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I have been an elementary and secondary school teacher and administrator. Currently, I am a faculty member in the Faculty of Education at Wilfrid Laurier University, Waterloo, Ontario, Canada. My M.Ed. and Ph.D. had a focus on the educational and linguistic experiences of children who moved from other countries to Canada.

Thursday, October 17, 2013

BlackBerry, Courageous Conversations, and Emotional Intelligence: All in a days work in Haiti

Today was our final full day in Haiti. Tomorrow, we teach the final block of our M.Ed. course and then we head to the airport to return home.

It's been, yet again, a fulfilling trip. We have had excellent partnership meetings and it is clear that Laurier's name in Haiti is becoming more widely known. We have been part of some highly engaging discussions with educational leaders from across Haiti. We have made new friends and experienced hospitality beyond what we deserve.

This country amazes me. I know that I'll never have a complete grasp of the "reality" of Haiti. It is certainly a country of surprises. The complexities of life here can be touched on in long conversations and in snapshot images. I'm challenged and stretched every time I'm on the ground here.

Today's experiences provide a glimpse into the diversity of experiences we have had. This morning, we drove down to Delmas 33 (down the mountain from where we are and approaching downtown Port au Prince) to meet with Jhonel's brother, Jimmy, about his English school. What impressed me during the time we were together were three conversations with three different people. All of these people have been (or are in the midst of) experiencing economic improvement as a result of a belief that Jimmy had in their ability. It takes courage, both on Jimmy's end and on the receiver's end, to take a chance on someone. Yet, these three individuals represent the hope for Haiti ... people can move out of poverty when given hope and a concrete opportunity.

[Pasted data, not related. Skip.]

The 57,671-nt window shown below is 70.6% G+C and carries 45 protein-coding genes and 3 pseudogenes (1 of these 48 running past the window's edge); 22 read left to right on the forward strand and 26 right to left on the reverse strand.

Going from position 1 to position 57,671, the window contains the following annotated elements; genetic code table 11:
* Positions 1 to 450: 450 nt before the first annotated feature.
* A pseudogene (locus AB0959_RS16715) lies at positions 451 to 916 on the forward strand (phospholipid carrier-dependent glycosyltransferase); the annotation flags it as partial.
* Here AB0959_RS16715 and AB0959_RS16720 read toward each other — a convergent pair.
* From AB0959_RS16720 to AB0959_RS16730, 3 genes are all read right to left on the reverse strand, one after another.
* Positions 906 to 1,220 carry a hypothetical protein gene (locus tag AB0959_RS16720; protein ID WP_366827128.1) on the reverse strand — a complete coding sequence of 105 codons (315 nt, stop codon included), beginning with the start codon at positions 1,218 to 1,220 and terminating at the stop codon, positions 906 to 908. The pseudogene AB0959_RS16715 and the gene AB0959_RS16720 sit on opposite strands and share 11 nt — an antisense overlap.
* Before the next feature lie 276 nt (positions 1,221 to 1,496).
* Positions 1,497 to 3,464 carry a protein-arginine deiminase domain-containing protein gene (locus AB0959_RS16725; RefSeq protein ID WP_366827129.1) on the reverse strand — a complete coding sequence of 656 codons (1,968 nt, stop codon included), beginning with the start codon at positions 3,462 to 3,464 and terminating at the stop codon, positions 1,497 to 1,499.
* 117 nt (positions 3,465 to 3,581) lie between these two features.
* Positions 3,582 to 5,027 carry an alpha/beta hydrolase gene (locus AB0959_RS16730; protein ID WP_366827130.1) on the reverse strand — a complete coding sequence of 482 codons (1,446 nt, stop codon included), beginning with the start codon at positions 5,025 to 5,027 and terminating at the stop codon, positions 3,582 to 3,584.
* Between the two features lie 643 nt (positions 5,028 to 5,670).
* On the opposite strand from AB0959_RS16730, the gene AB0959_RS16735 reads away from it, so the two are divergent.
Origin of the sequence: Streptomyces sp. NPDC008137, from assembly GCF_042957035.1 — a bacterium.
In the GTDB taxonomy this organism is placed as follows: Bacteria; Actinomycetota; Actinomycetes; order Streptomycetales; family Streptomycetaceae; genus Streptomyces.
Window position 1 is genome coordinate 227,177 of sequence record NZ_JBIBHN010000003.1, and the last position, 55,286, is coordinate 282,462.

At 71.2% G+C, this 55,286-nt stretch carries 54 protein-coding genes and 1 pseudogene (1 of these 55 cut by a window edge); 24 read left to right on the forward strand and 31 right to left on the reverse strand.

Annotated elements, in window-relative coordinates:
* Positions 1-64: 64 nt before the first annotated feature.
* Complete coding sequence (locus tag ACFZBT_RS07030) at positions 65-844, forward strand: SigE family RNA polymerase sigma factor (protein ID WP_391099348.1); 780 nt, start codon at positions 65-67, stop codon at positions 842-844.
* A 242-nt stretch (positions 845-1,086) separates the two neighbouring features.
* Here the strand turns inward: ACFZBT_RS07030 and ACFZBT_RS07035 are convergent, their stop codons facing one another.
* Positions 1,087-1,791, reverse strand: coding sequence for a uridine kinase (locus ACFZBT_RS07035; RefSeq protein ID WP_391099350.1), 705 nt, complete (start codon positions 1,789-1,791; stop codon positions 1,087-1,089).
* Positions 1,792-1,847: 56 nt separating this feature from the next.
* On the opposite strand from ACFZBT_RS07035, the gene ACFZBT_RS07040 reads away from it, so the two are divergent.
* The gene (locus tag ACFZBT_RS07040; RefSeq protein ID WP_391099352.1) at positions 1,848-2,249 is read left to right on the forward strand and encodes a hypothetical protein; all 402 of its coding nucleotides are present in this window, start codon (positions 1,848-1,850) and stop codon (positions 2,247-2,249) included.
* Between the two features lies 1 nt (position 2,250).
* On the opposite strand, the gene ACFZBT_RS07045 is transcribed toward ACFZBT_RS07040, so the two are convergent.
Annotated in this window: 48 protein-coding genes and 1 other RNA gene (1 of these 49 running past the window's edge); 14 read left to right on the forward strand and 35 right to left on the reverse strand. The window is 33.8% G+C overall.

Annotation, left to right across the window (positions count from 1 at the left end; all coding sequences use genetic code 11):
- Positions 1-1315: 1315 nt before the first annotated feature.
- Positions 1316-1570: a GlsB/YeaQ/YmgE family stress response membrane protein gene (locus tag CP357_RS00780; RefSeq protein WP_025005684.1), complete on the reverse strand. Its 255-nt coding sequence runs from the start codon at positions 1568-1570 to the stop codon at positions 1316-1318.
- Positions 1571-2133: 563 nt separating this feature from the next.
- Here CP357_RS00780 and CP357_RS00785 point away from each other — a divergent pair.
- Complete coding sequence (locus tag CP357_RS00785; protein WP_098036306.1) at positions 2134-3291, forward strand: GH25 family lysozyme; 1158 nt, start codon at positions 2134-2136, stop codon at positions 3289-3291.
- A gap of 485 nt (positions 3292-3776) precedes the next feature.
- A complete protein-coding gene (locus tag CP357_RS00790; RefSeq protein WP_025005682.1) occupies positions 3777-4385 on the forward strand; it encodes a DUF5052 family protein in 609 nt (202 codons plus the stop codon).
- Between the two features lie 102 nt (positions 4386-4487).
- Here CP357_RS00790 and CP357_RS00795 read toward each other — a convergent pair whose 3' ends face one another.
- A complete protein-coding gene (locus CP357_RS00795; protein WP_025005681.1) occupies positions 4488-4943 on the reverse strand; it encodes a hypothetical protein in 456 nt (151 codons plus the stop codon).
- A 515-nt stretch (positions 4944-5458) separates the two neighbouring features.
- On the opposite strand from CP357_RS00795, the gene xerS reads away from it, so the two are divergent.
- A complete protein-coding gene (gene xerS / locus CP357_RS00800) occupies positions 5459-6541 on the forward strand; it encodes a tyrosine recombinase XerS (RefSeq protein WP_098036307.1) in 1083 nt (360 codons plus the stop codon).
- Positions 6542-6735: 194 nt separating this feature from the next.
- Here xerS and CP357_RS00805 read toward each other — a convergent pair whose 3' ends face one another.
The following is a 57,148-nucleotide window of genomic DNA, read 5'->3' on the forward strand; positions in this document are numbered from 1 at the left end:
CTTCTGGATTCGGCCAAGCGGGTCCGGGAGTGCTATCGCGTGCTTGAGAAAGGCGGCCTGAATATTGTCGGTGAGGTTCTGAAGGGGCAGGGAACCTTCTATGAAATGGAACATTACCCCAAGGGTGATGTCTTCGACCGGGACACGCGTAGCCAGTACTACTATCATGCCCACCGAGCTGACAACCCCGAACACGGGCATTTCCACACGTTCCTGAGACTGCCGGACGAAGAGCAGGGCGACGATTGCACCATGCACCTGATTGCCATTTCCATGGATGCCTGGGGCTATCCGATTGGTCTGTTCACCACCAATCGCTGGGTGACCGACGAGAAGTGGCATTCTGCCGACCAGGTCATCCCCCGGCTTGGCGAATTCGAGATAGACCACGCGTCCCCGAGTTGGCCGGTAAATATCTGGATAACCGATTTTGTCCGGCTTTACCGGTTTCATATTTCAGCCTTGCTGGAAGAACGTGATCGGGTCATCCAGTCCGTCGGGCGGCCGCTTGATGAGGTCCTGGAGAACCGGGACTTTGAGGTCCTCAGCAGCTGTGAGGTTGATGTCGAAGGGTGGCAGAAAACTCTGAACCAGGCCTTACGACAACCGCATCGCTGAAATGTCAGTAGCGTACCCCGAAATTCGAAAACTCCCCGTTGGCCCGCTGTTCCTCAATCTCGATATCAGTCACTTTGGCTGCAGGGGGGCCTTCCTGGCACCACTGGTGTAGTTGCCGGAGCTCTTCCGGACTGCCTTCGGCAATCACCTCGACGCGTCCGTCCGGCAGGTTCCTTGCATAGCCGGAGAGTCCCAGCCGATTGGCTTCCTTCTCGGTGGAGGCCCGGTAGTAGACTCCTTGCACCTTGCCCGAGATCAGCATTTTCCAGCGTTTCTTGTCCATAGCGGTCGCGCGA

When we returned to Fermathe, we ate lunch with the students. It appears that not many profs eat with the students. I suspect it's because they feel that the food (which is prepared in a large kitchen) may be unsanitary. I've had four meals there this week and feel great; I prefer the Haitian food to the western food we receive at dinner :). I think there's something valuable about demonstrating to our students that we are not above them in any way but that, by enjoying a simple meal together, we are engaging in a hospitable act. In a way, this emotional connection is a powerful learning opportunity.

After our afternoon class discussion on curriculum leadership, a couple of students met up with us for a relaxed time of dialogue this evening. It was great to hear their questions and to have an "off-the-record" conversation. As we were wrapping up, they were curious about BlackBerry and how they might be part of the work we are doing in Haiti with BlackBerry. It's exciting to have this kind of up-take on something I've been working on for a couple of years.

It's been a day of contrasts ... much like Haiti itself.

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